Bake the cookies, watching carefully. You want to bake them until they are just done, rendering as pale a cookie as possible without underbaking. This will make for more lurid contrast between the cookie and the stab wound. The decorating gel will bake into the cookie and will not brush or smear off after the cookie cools.
Sunday, February 28, 2010
Honestly, you guys, I don’t set out to cook cauldrons full of undifferentiated glop. This cauldronful is COMPLETELY DIFFERENT from the vat of stuff I made last post. This is bean soup, a magic soup full of protein and fiber and flavor. It will fill you up on a cold night. It will make your house smell so good.
Beth and I invented this soup because we wanted to make dinner for some friends. But we did NOT want to spend the last hour fussing in the kitchen while the friends stood about awkwardly, wondering if they should offer to help. The beauty of this soup is that it is easy to make. The secret of its deliciousness is in patience, not effort. Give it enough time on the stove for the vegetables to soften and melt a bit. The mellow bean flavor is punched up with sage and sausage*. Kale adds bright color as well as vitamins and minerals.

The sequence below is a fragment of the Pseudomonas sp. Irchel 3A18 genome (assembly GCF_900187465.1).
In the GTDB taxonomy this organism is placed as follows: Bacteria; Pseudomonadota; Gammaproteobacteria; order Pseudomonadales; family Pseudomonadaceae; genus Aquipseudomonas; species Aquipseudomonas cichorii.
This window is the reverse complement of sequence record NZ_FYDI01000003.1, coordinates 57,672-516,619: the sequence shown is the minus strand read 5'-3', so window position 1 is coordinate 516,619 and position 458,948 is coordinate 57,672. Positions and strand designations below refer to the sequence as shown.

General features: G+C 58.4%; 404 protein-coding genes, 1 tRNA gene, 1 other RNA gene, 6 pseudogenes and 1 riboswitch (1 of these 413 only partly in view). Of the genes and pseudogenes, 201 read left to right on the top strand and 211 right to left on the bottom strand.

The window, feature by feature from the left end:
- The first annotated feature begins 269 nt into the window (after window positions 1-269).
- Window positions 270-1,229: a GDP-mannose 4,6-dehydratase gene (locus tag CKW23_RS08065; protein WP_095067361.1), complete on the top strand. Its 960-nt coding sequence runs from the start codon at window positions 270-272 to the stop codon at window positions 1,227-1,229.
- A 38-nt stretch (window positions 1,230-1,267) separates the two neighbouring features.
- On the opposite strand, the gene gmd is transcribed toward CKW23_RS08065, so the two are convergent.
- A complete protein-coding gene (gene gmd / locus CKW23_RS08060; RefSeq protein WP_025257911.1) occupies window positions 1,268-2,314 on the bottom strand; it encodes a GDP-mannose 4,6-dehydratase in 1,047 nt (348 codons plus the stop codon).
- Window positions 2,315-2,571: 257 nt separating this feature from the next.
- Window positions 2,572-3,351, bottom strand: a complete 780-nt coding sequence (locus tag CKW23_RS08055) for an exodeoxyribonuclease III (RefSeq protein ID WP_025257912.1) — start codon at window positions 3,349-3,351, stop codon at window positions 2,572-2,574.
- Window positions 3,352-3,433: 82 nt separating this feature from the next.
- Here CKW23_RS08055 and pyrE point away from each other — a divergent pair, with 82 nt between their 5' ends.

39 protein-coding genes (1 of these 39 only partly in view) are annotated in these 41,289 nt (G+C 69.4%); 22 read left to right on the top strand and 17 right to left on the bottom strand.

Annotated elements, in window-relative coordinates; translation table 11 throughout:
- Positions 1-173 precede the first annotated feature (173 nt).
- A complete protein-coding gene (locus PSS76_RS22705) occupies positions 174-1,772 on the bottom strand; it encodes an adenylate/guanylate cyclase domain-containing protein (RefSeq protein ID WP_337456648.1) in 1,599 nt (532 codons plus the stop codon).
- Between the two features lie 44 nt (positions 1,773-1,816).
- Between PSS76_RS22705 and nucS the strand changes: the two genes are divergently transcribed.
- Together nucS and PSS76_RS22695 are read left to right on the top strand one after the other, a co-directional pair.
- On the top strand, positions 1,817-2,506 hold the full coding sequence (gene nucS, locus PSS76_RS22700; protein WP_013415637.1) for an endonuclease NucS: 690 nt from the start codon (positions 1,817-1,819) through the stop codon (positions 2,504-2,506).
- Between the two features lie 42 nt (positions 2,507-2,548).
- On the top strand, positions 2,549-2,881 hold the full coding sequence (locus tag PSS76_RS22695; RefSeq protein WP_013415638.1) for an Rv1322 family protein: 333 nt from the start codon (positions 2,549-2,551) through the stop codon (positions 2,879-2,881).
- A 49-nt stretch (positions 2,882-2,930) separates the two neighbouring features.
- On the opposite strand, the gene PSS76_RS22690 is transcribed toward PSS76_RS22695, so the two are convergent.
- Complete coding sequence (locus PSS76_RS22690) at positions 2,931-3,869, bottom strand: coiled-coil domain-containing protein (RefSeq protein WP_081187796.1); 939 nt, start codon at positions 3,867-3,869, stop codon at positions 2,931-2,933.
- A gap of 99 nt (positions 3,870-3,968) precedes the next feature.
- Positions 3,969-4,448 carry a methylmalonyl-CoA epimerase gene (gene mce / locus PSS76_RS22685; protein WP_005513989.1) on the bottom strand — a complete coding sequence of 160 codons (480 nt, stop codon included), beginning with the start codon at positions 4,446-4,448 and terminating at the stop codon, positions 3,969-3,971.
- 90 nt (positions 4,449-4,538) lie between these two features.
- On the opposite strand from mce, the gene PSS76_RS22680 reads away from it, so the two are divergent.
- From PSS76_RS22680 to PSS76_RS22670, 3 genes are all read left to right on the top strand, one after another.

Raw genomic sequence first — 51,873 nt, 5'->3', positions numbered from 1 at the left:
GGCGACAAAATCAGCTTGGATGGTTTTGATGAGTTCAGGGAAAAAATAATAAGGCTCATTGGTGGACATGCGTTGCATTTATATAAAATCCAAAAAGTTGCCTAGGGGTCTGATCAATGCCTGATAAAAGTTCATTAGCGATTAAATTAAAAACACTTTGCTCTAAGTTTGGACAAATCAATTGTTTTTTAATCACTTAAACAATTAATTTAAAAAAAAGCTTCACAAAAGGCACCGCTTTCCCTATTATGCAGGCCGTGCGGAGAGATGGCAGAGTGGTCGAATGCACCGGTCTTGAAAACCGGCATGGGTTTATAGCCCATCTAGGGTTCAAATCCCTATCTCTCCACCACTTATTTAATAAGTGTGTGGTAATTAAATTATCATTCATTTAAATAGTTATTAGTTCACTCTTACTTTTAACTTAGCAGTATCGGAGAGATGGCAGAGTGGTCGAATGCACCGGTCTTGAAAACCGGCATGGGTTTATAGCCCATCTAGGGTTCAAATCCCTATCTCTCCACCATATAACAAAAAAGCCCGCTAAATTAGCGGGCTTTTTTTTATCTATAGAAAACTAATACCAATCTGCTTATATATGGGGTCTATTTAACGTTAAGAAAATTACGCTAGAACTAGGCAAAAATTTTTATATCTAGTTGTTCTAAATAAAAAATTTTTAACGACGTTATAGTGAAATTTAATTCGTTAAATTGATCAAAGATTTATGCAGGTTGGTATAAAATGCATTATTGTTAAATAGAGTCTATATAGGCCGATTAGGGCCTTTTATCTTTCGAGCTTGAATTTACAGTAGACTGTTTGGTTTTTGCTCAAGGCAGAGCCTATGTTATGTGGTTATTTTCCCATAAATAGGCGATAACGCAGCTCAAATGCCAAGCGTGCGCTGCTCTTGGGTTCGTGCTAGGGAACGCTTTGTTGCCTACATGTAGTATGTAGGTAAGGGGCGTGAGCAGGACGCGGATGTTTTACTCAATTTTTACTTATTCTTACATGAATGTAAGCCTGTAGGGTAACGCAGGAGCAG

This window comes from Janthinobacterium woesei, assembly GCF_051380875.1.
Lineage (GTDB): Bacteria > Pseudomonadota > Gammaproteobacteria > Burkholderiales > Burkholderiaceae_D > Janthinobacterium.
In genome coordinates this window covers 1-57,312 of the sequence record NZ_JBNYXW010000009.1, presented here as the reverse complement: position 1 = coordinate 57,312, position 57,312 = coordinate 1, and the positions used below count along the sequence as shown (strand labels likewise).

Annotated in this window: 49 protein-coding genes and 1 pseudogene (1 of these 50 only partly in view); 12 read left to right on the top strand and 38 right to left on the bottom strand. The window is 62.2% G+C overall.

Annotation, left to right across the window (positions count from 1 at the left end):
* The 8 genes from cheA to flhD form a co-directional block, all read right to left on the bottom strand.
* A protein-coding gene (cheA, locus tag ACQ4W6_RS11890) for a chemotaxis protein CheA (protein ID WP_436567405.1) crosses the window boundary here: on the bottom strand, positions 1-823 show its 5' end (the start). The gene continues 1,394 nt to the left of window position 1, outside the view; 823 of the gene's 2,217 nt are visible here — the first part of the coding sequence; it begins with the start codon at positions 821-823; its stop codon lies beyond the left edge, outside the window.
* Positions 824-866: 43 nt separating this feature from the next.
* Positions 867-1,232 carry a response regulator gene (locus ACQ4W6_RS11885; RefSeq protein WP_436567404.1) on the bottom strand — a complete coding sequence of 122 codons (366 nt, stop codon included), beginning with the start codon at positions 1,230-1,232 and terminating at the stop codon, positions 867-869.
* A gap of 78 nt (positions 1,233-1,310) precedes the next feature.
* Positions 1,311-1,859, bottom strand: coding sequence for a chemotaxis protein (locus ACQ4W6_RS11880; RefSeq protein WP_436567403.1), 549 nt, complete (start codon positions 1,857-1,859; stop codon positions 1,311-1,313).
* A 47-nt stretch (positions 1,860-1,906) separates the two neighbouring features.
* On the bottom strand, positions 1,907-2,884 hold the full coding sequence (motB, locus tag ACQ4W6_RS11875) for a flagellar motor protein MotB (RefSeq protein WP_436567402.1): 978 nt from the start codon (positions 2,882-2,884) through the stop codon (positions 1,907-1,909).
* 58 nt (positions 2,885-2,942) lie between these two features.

Add a salad and some good bread, and you’re done.
White Bean, Kale and Sausage Soup
Dry beans are more planning and monkey business than canned beans. Of course, they are correspondingly more delicious. You can soak and cook some extras, then pop them in the freezer to cut down your prep time for a future soup.
1 lb white beans: cannellini, great northern, or navy
2 bay leaves
3 carrots, chopped